Adding Erleada (apalutamide) to androgen deprivation therapy (ADT) significantly extends the lives of men with non-metastatic castration-resistant prostate cancer (CRPC) by more than one year, a final analysis of the SPARTAN Phase 3 clinical trial shows.
Representing a 22% reduction in the risk of death in men at high risk of developing metastasis, the findings add up to positive results across all other SPARTAN’s primary, secondary, and exploratory goals. That includes a significant extension by more than two years in the time lived without metastasis — a result that granted Erleada its approval in the the U.S. and European Union for this patient population.
“Treatment for patients with non-metastatic castration-resistant prostate cancer is primarily focused on delay of metastases and improvement of overall survival,” Eric Small, MD, lead SPARTAN investigator, said in a press release.
“The final analysis of SPARTAN includes long-term data for each of these treatment parameters and helps to support the earlier use of apalutamide [Erleada] versus ADT alone,” added Small, who also is chief scientific officer at the Helen Diller Family Comprehensive Cancer Center at the University of California, San Francisco.
Results will be presented at the American Society of Clinical Oncology (ASCO) Virtual Scientific Programme, which starts May 29, in the poster, “Final survival results from SPARTAN, a phase III study of apalutamide (APA) versus placebo (PBO) in patients (pts) with nonmetastatic castration-resistant prostate cancer (nmCRPC).”
Erleada, developed by Janssen, is a form of hormone therapy that blocks the androgen receptor, preventing male hormones, or androgens, from sending chemical signals that stimulate cancer growth. ADT, a standard prostate cancer treatment, also is a hormone therapy, but works by lowering the amount of androgens in the body.
The SPARTAN trial (NCT01946204) included 1,207 patients with non-metastatic CRPC whose prostate-specific antigen (PSA) levels were rising rapidly despite ADT treatment. In the trial, participants kept receiving ADT and were assigned randomly to either Erleada (806 patients) or a placebo (401 patients), both taken once-daily by mouth.
In a prior analysis, results showed that men receiving Erleada lived more than two years without metastasis than those on a placebo — 40.5 months versus 16.2 months – representing a 72% reduction in the risk of cancer spreading or death, the trial’s main goal.
Erleada also extended the time a patient lived without disease worsening, the time to symptomatic progression, and the time to metastasis, all without affecting quality of life.
At that time, survival results were not mature enough to assess Erleada’s superiority, but a later analysis demonstrated that more patients on Erleada were alive at the four-year mark (72%) compared to those on ADT (65%).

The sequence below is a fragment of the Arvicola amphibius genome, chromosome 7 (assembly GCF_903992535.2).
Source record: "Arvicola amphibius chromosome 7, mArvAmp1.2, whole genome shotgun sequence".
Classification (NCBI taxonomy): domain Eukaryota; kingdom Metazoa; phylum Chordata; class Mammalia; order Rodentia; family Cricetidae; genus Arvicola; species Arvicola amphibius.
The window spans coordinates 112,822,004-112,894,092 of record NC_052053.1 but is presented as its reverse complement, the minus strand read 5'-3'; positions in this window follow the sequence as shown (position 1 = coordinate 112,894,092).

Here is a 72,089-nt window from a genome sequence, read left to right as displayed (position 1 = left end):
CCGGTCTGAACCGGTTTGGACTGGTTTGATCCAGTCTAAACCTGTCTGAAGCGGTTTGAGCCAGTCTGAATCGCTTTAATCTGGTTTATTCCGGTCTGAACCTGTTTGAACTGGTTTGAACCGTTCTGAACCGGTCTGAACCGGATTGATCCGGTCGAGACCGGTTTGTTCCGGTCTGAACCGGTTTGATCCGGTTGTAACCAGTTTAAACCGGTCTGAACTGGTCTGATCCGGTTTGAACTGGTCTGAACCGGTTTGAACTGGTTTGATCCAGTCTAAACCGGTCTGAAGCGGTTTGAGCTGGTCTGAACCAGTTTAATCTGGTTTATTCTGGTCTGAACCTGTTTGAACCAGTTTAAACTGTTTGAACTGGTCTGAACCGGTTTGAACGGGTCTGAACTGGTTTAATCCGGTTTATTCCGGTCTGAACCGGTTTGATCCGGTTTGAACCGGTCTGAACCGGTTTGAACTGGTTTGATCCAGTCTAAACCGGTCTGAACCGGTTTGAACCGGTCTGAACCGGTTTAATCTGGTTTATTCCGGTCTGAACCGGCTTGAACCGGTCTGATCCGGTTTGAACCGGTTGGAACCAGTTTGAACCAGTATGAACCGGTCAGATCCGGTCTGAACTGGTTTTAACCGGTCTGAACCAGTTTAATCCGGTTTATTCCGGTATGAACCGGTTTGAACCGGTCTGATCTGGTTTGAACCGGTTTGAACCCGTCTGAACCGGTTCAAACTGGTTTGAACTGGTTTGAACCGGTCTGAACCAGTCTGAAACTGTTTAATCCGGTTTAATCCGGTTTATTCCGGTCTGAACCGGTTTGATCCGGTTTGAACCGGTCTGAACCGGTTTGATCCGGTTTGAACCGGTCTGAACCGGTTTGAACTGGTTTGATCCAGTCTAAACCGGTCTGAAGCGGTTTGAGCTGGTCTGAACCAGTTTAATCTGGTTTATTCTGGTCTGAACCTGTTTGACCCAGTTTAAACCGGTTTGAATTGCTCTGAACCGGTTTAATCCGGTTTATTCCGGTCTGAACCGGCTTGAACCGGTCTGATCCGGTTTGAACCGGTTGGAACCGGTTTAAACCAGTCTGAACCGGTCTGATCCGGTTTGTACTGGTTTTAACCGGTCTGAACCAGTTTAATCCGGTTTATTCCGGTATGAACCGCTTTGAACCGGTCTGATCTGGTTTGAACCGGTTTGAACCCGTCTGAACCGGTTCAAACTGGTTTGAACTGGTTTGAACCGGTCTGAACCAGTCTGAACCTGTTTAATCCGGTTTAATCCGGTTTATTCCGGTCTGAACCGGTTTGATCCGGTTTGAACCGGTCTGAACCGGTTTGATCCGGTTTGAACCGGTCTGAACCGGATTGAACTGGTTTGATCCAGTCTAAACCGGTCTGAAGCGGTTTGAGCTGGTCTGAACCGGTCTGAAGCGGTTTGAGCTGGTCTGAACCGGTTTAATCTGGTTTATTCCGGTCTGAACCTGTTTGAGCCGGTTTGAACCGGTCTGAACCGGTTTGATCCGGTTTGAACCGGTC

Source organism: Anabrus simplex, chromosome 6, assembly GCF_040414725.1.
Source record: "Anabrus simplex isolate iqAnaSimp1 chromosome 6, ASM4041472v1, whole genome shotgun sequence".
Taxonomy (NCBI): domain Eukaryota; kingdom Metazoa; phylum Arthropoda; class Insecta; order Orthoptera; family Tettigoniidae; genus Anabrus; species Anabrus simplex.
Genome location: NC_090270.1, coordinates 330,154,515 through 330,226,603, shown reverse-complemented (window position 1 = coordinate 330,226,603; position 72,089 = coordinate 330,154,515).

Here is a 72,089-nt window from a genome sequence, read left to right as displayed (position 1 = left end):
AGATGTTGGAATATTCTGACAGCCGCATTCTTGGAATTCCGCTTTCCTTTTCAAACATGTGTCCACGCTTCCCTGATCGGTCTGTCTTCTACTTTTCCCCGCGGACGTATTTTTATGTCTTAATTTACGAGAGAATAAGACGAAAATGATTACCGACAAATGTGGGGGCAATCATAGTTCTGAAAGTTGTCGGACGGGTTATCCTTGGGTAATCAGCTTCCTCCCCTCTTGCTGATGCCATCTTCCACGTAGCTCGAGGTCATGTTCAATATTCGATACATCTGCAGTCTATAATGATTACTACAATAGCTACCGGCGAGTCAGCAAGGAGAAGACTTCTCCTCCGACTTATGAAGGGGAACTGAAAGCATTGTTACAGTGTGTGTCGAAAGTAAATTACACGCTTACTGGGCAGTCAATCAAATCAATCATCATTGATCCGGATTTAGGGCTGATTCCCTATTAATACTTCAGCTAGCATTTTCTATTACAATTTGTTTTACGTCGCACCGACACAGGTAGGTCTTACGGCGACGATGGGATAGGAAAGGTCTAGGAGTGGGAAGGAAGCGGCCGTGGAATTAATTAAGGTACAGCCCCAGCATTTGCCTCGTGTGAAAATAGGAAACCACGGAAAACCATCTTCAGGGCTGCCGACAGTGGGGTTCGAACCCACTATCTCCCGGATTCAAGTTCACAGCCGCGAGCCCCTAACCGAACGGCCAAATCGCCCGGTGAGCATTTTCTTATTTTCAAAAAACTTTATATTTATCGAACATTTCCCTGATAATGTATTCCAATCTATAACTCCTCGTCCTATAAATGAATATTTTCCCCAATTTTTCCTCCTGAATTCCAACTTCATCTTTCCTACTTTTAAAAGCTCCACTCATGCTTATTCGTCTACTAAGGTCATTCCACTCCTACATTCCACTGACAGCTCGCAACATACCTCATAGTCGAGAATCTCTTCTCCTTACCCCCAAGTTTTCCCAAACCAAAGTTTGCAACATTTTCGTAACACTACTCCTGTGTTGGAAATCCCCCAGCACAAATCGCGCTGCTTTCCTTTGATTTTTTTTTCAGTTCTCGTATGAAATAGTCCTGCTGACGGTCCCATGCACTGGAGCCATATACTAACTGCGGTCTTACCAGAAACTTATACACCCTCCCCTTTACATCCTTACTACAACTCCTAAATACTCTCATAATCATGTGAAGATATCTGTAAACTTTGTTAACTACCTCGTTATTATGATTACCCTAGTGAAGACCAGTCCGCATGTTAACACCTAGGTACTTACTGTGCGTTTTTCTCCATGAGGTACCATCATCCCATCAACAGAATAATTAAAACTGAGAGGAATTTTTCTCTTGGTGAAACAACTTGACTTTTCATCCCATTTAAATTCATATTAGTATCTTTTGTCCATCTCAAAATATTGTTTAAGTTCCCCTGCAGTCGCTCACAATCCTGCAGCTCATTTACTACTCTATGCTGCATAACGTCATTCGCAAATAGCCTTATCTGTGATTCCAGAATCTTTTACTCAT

Now, final results from SPARTAN collected after a median follow-up of 52 months (for four years) show that men receiving Erleada lived 14 more months than those on ADT, representing a 22% lower risk of death — despite the transition of 76 patients from the control group to the Erleada group after no evidence of disease progression.
After adjusting the placebo group for the crossover of these patients, Erleada demonstrated even greater benefits, extending survival from a median of 52.8 months (4.4 years) to 73.9 months (6.2 years), a difference of nearly 21 months.
“Our driving commitment to delay the onset of metastases and add years to life for prostate cancer patients has taken a significant step forward with today’s data,” said Joaquín Casariego, MD, Janssen’s therapeutic area lead for oncology in Europe, Middle East and Africa, Janssen-Cilag.
“The SPARTAN trial has successfully demonstrated that apalutamide [Erleada] improved overall survival by an average of 14 months, reinforcing the need to treat earlier in prostate cancer for the benefit of patients and their families,” Casariego added. “At Janssen, our vision is to pioneer new approaches to treating cancer by thinking differently about diagnosis and looking towards intercepting the disease before it can even take a hold.”
Also, the recent findings demonstrated that add-on Erleada significantly delayed the need for chemotherapy, and that men on Erleada remained on treatment for nearly three times as long as those on ADT only — 33 months vs. 12 months.
Erleada’s safety and tolerability were consistent with those reported in earlier trials. Serious treatment-related side effects of special interest included rash, fractures, falls, and heart disease. About 15.2% of patients on Erleada and 8.4% on ADT stopped treatment only due to adverse side effects. One patient died due to a heart attack possibly related to Erleada.
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